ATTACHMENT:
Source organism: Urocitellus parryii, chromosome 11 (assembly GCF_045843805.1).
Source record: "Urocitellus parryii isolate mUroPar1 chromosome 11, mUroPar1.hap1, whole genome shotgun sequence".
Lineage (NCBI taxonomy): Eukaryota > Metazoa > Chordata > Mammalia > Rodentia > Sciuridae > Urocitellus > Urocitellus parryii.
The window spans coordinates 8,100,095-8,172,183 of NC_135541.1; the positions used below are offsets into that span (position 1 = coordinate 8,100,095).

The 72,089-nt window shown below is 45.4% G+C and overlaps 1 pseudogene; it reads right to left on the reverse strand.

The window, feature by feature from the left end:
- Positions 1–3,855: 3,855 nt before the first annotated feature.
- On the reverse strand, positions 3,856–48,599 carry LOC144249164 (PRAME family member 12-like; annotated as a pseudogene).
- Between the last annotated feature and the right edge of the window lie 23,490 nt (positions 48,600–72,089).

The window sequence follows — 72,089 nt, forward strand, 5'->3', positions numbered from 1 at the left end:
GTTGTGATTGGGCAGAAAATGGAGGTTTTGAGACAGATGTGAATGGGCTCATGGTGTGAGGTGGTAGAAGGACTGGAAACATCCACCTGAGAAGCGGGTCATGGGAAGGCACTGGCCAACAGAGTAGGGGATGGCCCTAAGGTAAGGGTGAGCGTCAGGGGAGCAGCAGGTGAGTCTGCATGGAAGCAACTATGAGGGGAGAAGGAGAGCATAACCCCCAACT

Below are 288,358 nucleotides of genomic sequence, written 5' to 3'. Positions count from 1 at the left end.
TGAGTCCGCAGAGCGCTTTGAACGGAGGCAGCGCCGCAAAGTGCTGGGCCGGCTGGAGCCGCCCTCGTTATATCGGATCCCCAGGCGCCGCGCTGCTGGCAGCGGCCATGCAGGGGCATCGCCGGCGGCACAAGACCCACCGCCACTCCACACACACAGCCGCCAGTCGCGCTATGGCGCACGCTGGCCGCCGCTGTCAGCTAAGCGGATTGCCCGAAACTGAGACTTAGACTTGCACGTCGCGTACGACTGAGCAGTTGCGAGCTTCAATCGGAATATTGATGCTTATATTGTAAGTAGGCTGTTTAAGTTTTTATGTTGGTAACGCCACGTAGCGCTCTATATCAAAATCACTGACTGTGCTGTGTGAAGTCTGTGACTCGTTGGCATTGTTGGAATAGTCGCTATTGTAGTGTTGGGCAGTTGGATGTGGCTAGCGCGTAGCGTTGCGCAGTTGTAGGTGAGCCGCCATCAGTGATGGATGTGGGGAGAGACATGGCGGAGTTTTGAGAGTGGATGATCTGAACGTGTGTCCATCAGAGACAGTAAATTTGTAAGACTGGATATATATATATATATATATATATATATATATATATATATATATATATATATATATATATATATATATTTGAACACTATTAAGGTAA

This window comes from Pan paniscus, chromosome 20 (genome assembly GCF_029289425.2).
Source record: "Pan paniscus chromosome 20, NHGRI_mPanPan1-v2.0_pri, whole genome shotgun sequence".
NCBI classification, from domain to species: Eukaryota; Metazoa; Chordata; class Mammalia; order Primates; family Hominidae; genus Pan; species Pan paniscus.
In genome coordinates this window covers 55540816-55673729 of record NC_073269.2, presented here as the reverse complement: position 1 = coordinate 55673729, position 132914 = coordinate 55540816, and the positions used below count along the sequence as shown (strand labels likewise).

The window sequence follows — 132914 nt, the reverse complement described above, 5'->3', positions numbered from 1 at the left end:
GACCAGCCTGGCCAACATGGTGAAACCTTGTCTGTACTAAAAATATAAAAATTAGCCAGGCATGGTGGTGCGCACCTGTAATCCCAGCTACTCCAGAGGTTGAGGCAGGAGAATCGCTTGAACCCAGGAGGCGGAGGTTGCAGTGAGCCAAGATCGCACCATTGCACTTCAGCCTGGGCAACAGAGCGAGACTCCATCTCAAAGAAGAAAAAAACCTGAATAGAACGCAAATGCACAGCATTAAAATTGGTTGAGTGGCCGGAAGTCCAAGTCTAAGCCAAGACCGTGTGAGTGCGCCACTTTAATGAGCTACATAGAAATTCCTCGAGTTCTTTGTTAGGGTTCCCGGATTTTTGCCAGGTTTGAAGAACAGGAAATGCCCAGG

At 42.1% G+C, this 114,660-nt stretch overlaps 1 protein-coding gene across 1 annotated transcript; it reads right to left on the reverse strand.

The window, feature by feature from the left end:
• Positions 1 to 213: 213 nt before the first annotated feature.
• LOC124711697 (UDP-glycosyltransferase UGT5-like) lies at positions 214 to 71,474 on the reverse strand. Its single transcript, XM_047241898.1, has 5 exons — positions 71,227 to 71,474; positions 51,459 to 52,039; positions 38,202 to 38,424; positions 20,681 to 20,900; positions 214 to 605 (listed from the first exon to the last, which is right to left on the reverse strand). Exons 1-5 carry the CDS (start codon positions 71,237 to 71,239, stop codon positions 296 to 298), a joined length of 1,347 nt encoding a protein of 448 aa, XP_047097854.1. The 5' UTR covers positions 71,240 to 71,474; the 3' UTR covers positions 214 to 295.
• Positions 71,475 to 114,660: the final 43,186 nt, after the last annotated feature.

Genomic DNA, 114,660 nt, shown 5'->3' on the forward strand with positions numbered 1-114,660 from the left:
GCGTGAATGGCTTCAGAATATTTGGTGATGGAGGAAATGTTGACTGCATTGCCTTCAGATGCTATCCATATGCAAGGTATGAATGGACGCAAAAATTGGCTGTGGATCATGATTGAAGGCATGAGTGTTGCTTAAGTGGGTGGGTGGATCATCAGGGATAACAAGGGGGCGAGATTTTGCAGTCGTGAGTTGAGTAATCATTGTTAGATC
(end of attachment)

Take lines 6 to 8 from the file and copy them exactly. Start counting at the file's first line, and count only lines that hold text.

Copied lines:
The window, feature by feature from the left end:
- Positions 1–3,855: 3,855 nt before the first annotated feature.
- On the reverse strand, positions 3,856–48,599 carry LOC144249164 (PRAME family member 12-like; annotated as a pseudogene).